February Bibliolust

The length of this month’s list may be a bit deceptive. Actually, some of this month’s lust is already in my hands while more a bit down the road or somewhat nonspecific. Melville House’s announcement of The Neversink Library has me drooling but none of those books come out until summer. The longlist for the 2010 Best Translated Book Award provides plenty more for me to consider and one on this list. In non-translated works, the National Book Critics Circle Award finalists led to at least one book on this month’s list and the list once again demonstrates my reliance on our wonderful library. (In fact, half the books I’ve read this year came from the library.)

Blindness of the Heart, Julia Franck — This German novel is one of the books on the longlist for the Best Translated Novel Award. It is one of the few held by the local library but I was surprised to see there was a waiting list for it. Therefore, I am now on it.

Crime: Stories, Ferdinand von Schirach — The only work in translation on this month’s list, a favorable NYTBR review placed in on the list. The book is a collection of short stories based on von Schirach’s years spent as a criminal defense attorney in Berlin.

Endgame: Bobby Fischer’s Remarkable Rise and Fall – from America’s Brightest Prodigy to the Edge of Madness, Frank Brady — Unquestionably because of my age, I’ve always found Bobby Fischer an intriguing individual. From the 1972 Cold War-suffused chess championship with Boris Spassky to his seeming disappearance and descent into mental health issues, I only hope this doesn’t fall in the category of a “tell-all”-type bio.

Half a Life, Darin Strauss — I’d read of this book when it was released but, for whatever reason, it didn’t really entice me. Now that the book, a memoir stemming from Strauss striking and killing a classmate with his car nearly two decades ago, is among the finalists for the NBCC Autobiography Award, I got on the reserve list for it at the library.

How to Write a Sentence: And How to Read One, Stanley Fish — Various blawgs and litblogs have been somewhat abuzz about this newly released work so it is another of the books for which I am on the reserve list at the library. (And, I must admit, I was somewhat surprised it had it already.)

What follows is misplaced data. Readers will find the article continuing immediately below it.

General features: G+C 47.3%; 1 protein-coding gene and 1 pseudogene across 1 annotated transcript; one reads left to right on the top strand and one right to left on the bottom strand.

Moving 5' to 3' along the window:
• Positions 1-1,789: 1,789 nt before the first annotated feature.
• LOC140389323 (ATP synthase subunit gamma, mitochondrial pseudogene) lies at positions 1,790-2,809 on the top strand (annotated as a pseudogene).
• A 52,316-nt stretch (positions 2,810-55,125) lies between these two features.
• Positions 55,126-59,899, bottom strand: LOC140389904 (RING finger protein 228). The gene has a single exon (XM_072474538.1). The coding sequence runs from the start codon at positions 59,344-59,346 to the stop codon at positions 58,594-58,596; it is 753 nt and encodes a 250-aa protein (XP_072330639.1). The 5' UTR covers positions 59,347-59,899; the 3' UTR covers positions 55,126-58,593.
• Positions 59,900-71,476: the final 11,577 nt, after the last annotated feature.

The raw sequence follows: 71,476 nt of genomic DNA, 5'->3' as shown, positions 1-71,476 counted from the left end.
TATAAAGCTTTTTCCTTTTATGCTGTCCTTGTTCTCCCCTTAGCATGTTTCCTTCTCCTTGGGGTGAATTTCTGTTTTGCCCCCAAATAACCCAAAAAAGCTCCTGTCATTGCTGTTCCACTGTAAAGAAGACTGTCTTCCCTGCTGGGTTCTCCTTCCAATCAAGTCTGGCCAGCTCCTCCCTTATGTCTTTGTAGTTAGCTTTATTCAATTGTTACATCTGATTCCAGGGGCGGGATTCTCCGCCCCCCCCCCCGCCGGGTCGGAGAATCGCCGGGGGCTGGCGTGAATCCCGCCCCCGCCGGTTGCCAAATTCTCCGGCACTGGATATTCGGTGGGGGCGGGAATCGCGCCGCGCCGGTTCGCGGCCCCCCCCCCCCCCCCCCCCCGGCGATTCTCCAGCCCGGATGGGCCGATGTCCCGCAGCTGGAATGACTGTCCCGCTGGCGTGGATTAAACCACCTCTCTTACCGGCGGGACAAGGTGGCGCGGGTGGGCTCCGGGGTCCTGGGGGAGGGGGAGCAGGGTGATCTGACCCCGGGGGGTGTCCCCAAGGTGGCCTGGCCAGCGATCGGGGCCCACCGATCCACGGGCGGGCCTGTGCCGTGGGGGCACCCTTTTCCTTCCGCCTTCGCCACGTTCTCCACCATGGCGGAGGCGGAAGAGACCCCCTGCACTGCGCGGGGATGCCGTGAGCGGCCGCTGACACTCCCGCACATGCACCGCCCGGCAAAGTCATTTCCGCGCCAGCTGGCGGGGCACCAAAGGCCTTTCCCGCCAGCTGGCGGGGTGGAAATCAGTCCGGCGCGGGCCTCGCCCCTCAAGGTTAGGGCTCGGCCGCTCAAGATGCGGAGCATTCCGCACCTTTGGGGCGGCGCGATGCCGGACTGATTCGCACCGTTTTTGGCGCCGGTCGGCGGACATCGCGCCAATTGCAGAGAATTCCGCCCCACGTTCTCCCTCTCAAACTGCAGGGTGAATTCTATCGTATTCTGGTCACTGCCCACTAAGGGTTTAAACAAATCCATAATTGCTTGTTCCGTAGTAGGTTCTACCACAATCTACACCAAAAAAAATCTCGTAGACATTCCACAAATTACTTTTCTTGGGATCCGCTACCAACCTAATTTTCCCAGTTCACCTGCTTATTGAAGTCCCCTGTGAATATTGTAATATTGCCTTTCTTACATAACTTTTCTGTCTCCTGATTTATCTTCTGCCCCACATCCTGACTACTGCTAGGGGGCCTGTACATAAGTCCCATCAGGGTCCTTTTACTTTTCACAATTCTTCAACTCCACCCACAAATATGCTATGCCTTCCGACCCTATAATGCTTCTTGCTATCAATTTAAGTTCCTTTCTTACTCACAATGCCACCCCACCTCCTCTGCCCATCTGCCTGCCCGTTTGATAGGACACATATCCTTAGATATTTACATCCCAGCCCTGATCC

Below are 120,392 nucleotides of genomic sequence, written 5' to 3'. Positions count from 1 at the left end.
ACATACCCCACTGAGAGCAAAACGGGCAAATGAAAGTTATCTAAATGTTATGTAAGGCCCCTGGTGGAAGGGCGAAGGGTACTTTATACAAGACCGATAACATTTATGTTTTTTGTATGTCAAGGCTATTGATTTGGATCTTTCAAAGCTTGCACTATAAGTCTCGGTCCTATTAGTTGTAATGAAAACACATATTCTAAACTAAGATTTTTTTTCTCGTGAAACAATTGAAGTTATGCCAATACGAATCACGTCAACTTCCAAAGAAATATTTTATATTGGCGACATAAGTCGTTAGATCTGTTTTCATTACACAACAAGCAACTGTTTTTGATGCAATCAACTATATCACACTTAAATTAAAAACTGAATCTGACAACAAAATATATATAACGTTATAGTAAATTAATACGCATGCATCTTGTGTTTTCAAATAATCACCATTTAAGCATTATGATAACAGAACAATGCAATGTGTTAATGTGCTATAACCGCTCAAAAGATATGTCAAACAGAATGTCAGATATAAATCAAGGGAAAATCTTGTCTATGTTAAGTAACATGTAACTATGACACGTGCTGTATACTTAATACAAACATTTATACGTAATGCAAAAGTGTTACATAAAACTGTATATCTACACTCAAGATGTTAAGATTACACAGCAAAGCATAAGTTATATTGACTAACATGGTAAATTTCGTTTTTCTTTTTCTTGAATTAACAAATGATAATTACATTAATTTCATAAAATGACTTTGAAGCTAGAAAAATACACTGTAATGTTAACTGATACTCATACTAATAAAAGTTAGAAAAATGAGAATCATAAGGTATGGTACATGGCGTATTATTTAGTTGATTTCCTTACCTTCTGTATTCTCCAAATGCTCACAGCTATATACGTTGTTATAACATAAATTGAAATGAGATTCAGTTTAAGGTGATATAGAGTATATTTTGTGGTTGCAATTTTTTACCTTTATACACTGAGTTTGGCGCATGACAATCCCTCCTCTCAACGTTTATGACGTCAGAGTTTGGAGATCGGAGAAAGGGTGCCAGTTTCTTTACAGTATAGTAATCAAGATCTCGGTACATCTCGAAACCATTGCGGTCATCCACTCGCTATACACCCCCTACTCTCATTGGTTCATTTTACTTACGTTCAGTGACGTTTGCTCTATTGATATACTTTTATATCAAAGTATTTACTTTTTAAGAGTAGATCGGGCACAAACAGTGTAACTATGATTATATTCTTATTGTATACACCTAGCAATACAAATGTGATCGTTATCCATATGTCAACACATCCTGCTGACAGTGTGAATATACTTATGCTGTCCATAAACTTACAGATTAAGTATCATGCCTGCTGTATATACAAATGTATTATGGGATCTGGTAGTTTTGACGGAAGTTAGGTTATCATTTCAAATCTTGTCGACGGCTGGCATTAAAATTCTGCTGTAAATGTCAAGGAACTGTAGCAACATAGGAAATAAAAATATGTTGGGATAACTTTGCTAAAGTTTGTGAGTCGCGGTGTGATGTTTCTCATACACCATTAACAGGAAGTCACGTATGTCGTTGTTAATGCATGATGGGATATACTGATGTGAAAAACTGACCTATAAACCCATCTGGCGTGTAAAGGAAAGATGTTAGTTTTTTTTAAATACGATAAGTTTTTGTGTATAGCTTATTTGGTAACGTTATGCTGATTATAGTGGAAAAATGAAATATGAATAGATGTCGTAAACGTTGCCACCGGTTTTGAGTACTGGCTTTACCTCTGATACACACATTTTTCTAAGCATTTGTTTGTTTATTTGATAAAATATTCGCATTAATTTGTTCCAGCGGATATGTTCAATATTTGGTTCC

To a Mountain in Tibet, Colin Thurbon — This book is proof of how general interest in a topic and reading one book can lead you to others. Like many others, Tibet intrigues me so after I finished Escape from the Land of Snows: The Young Dalai Lama’s Harrowing Flight to Freedom and the Making of a Spiritual Hero in January, I looked for some additional new books on Tibet, leading me to Thurbon’s travel memoir about a spiritual trek in Tibet following his mother’s death. Although the book doesn’t come out until next month, I’m first in line at the library.

Twelve Steps to a Compassionate Life, Karen Armstrong — I am a fan of Karen Armstrong and found her second memoir, The Spiral Staircase, particularly impressive. This book is a bit out of the norm for her but that perhaps makes it a bit more intriguing. My hold at the library came through quicker than I thought and, like another book on the list, it currently resides on the TBR shelves at home.

Report Card:

January 2011

Total Bibliolust books: 4

Number read: 2 (50%)

Started but did not finish: 0

Cumulative (September 2008-January 2011)

Total Bibliolust books: 154

Number read: 114 (74%)

Started but did not finish: 9 (5.8%)

In literature, as in love, we are astonished at the choice made by other people.

André Maurois, An Art Of Living

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